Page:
Just days after Daytona-owner International Speedway Corp. reported a first-quarter profit of $13.5 million, the Florida Senate on Monday began moving a bill that would give the NASCAR promoter and racetrack owner nearly $100 million worth of tax breaks over the next 30 years.
Executives at Daytona Beach-based ISC said the incentives in the bill (SB 1394) would help persuade the company to spend $250 million or more on improvements at Daytona International Speedway, which would include both improvements to the grandstand itself plus a new commercial development next door.
"My job as the president of Daytona is to present the best business case to our board possible," Joie Chitwood III, an ISC vice president and the president of the Daytona speedway, told the Senate Commerce and Tourism Committee, which unanimously approved the legislation.
Sponsored by Volusia County Republican Sen. Dorothy Hukill, the legislation would give ISC three tax breaks: A refund of all sales tax paid during the construction, which analysts estimate will save the company $10 million; a sales-tax subsidy similar to one given to other professional sports teams in Florida, worth $60 million over 30 years; and a second, ongoing subsidy based on much sales-tax collections rise following the Daytona expansion. Analysts haven't determined how much the second subsidy would cost the state in tax revenue.
ISC would have to spend at least $250 million on construction over a four-year period before it could receive any of the tax breaks.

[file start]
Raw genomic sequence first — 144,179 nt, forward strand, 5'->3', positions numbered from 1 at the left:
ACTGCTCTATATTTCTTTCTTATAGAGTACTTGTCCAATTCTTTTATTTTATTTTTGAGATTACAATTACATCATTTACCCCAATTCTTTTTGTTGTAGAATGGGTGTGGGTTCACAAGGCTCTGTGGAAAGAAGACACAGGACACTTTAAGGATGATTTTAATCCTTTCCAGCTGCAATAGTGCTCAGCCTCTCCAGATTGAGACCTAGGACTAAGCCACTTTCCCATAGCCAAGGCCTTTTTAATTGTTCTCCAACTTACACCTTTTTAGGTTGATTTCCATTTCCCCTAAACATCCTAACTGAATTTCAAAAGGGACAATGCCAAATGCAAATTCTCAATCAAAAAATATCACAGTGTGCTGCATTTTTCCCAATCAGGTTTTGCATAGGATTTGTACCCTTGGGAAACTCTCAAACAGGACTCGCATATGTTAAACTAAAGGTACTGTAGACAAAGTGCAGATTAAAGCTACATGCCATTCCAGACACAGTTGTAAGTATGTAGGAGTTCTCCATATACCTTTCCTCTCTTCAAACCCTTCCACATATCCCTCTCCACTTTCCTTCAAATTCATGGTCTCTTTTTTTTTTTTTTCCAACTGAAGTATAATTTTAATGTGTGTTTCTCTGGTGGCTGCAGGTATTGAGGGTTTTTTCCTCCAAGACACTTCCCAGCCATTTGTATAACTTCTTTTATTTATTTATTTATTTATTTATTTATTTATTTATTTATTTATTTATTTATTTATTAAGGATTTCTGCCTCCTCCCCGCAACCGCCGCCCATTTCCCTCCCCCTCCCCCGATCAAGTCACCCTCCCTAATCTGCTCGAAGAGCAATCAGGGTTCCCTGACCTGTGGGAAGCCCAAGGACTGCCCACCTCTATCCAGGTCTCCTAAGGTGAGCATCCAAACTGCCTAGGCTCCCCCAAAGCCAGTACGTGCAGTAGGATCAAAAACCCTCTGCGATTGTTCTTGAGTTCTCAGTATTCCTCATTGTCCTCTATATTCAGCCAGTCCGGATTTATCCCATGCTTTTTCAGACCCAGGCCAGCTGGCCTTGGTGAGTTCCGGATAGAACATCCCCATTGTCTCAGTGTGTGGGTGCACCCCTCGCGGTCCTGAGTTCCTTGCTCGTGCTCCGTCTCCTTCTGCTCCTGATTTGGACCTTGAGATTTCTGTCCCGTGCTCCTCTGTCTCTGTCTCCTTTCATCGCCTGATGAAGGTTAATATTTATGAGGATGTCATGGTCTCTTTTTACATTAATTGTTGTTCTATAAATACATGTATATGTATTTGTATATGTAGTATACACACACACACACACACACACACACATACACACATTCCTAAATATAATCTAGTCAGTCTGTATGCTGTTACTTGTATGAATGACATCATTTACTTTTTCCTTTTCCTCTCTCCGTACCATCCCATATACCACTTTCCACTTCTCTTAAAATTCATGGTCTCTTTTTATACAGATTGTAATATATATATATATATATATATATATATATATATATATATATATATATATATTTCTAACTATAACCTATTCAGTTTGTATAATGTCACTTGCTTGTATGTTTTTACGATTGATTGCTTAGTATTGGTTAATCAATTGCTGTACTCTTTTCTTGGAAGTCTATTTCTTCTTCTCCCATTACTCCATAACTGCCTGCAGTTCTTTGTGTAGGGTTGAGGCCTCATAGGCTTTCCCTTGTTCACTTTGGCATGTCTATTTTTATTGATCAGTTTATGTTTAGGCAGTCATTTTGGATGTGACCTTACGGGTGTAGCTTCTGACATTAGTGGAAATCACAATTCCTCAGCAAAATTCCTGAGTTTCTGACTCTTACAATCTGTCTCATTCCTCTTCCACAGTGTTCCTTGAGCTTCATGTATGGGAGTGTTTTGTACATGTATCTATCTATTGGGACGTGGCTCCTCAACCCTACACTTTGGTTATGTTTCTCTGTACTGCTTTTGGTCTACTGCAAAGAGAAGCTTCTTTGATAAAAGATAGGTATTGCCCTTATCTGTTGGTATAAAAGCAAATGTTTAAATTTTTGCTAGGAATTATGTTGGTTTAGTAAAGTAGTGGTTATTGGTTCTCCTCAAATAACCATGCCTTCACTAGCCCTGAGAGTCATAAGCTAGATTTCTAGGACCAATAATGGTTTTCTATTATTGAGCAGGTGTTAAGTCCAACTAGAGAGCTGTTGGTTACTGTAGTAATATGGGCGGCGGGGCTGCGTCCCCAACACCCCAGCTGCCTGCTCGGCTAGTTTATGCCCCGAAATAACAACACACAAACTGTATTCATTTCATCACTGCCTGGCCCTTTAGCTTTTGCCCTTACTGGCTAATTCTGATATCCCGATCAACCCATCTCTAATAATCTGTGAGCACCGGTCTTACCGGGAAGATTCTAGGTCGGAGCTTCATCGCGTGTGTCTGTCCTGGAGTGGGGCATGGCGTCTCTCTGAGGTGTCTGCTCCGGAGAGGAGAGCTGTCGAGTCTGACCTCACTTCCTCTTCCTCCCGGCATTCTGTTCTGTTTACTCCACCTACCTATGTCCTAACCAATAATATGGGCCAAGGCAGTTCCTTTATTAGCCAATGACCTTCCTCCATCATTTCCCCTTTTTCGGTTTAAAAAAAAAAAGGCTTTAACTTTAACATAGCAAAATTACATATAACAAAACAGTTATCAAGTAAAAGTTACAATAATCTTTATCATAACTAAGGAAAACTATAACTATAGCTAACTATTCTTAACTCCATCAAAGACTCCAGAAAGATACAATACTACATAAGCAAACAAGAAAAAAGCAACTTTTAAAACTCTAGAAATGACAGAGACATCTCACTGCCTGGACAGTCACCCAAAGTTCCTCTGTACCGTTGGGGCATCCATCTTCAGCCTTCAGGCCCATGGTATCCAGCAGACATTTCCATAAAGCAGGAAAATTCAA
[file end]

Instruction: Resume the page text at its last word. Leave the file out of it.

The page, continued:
"Not only will this help Daytona, not only will it help Volusia County [and] Central Florida, it will help the entire state," said Hukill, who said about 60 percent of the spectators who attend the annual Daytona 500 stock-car race come from outside of Florida.
A similar bill is advancing through the Florida House of Representatives. Lawmakers are also discussing a different concept that would have a host of sports teams and leagues seeking tax breaks this spring -- including ISC, Major League Soccer, baseball spring training, and the Miami Dolphins and Jacksonville Jaguars football teams -- compete for the same pot of money.
The Monday vote came four days after ISC announced that it turned a $13.5 million profit during the first quarter of its fiscal year, which included an operating profit of $25 million on revenue of $129 million. The company's total cash on hand grew to $111 million.
Some conservative activists and other government watchdogs have criticized the proposed tax breaks as unnecessary because ISC already has business reasons for renovating and expanding its Daytona speedway. But only supporters of the legislation turned out in Tallahassee on Monday, including business leaders and local politicians from across Central Florida.
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